Matthew S. Harmon and Jay E. Smith, ed. Studies in the Pauline Epistles: Essays in Honor of Douglas J. Moo. Grand Rapids, MI: Zondervan, 2014. 320 pp. $49.99.
Yesterday I gave you guys a taste of the first section (Exegeting Paul) of the Festschrift that was presented to Dr. Douglas Moo at last year’s ETS Annual Meeting. Today we’ll take a look at the second section – “Paul’s Use of Scripture and the Jesus Tradition.” The first essay in this part is “Quotations, Allusions, and Echoes of Jesus in Paul” by Craig Blomberg. Blomberg applies Richard Hays’s criteria for identifying Old Testament references in Paul (from his landmark work Echoes of Scripture in the Letters of Paul) to the task of Pauline use of the Jesus tradition. This essay does not go in depth into which of Hays’s criteria each of the proposed allusions and echoes satisfies and how (for that would be impossible in a brief essay), but provides sweeping analyses and summary arguments for why certain Pauline texts are allusions or possible echoes of Jesus tradition. Blomberg’s approach in this essay is novel as well as interesting and provides stimulation for further and more detailed work using Hays’s criteria in studying Paul’s use of the oral gospel tradition. Blomberg’s conclusion is also interesting for the broader fields of New Testament and early Christianity:
His [Paul’s] interest in citing Jesus’s ethical teachings far more than his theological sayings, combined with broader conceptual comparisons of the theologies of Jesus and Paul (showing that Paul almost certainly knew Jesus’ views on a much broader array of topics than he explicitly discloses), suggests that there was more divergence in his churches from orthopraxy than from orthodoxy. This is a significant conclusion in a n age when comparatively minor differences in the theologies of various New Testament books are often exaggerated and turned into major, conflicting strands of early Christian thought. Where there was divergence, it appears to have been more in the areas of peripheral elements of eschatology than in core areas like Christology.
(Harmon and Smith 142).
The second essay, “Allegory, Typology, or Something Else? Revisiting Galatians 4:21-5:1,” is by Matthew S. Harmon, one of the editors of the book. Harmon begins by providing an overview of the text in question in light of its literary context. He then examines the meaning of ἀλληγορέω in Galatians 4:24, which is no easy task since this is the only occurrence of this word in both the LXX and the NT. Beginning by looking at three examples of Philo’s use of ἀλληγορέω and arguing that Paul is in Galatians 4:24 using the word in a similar way, Harmon concludes that “Paul uses ἀλληγορέω to signal that he is reading Gen 16-21 through the lens of another textual, philosophical, or theological framework to reveal a fuller meaning. That textual and theological framework comes from Isa 54:1 and its surrounding context” (154). Building off of this conclusion, Harmon goes on to argue that “Paul’s reading is typological in that it depends on real historical and textual correspondences intended by the author(s). But it is allegorical in that those correspondences are more fully revealed through the use of a theological and textual framework provided by Isa 54:1 and its surrounding context” (156). Finally, Harmon compares his conclusions to Moo’s as expressed in his recent commentary on Galatians.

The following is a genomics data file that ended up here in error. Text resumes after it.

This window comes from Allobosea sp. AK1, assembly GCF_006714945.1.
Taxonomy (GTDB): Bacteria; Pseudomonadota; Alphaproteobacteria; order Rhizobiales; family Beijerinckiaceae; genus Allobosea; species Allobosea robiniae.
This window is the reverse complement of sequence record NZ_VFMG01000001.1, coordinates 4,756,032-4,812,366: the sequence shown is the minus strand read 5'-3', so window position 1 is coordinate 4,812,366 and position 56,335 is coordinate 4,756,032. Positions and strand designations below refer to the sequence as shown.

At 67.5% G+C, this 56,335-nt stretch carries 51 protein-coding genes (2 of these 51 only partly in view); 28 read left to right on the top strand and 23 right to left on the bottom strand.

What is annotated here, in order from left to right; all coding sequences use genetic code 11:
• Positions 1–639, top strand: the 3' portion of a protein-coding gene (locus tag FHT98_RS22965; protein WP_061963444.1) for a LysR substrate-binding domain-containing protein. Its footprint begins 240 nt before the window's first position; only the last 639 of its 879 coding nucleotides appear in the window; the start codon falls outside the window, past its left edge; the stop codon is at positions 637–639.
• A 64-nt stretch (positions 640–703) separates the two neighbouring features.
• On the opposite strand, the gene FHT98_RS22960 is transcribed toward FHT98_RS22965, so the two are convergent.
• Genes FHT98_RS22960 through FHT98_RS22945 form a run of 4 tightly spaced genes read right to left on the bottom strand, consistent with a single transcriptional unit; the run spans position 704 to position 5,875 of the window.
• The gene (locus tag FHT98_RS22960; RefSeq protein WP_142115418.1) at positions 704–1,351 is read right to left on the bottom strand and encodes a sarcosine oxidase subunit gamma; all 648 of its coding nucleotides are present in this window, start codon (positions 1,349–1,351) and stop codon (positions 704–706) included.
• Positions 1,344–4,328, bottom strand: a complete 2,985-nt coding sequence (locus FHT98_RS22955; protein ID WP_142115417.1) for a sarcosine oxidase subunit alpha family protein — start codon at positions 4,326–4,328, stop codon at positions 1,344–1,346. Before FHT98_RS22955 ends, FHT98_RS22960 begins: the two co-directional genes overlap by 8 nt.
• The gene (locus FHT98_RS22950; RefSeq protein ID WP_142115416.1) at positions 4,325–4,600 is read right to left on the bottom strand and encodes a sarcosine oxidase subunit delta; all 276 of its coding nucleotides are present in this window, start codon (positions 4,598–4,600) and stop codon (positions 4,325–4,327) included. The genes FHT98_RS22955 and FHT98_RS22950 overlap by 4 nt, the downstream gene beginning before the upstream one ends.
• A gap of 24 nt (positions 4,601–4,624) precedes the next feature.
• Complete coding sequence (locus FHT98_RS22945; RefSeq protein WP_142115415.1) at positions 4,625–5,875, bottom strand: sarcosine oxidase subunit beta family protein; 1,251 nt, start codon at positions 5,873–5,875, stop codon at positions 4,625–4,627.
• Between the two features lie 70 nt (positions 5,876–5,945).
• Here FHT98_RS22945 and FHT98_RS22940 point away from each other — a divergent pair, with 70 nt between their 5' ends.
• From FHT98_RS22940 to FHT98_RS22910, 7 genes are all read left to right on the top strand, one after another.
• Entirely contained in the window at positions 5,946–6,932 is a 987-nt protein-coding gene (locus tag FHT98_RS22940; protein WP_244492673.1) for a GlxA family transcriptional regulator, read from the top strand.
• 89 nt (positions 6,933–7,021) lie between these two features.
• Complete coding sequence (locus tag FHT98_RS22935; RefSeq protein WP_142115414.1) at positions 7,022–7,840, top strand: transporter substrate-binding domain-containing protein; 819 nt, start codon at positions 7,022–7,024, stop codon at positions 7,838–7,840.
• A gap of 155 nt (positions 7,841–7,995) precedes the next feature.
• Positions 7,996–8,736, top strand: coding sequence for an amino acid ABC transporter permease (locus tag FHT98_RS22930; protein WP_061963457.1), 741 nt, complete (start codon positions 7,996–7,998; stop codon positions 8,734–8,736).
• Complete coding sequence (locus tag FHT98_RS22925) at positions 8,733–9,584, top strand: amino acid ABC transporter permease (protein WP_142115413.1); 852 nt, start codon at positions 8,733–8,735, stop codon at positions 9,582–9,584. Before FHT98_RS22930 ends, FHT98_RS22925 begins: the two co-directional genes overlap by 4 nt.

The third and final essay of this section is by Grant Osborne and is entitled “Hermeneutics and Paul: Psalm 68:18 in Ephesians 4:7-10 as a Test Case.” Osborne opens the essay with a brief look at the issue of the use of Ps 68:18 in Eph 4:8 from the perspective of general hermeneutics, noting the importance of authorial intent and understanding ancient Jewish hermeneutics. He then spends some time on Psalm 68 as a whole before finally addressing the use of Psalm 68:18 in Ephesians 4:8. Here Osborne reveals that he has changed his position. For over thirty years he had held a position based on an article by Gary Smith1 in which Psalm 68:18 refers “to the Levites taken captive by God to himself, and he both received the Levites and gave them back to Israel as his gifts for cultic ministry…Just as God called the Levites to himself and gave them to Israel as his grace-gifts to minister to them, so he in Christ now calls his chosen leaders to himself (Eph 4:8b) and gives them (4:8c) to the church as ministers (4:11) to the new Israel” (171-172). Now, in large part because of military imagery of both Psalm 68 and Ephesians 4, Osborne finds superior the view that “In Psalm 68 it is Yahweh the divine Warrior who ascends to his newly chosen abode on Mount Zion and ‘receives’ gifts from the defeated foes of his people…in a midrashic type of exegesis Paul is taking the fits of Yahweh to the people of Israel in the psalm and applying it to the gifts of the ascended Christ to the people of the new Israel” (172-173). Osborne concludes his essay with a brief look at the three major interpretations of Jesus’s descent in Ephesians 4:9-10. While acknowledging the viability of all three options, Osborne contends that the best view is that of the descent referring to Christ’s incarnation.
I hope you’ve enjoyed this look at the second set of essays. Since these essays concern the NT use of OT, those who hold to a different view on this hermeneutical matter will likely find points here or there to disagree with. But even if that’s the case, one would still find here top-notch scholarship and richly stimulating material. Stay tuned for the final section, “Pauline Scholarship in His Contemporary Significance.” Here we find two surprising guests at the table…you know you’ve dunn scholarship wright when your most well-known opponents honor and appreciate you in a Festschrift 😉
1. Gary V. Smith, “Paul’s Use of Psalm 68:18 in Ephesians 4:8,” JETS 18 (1975): 181-89.
*Update* Part 3 here.
Many thanks to Zondervan Academic for the review copy!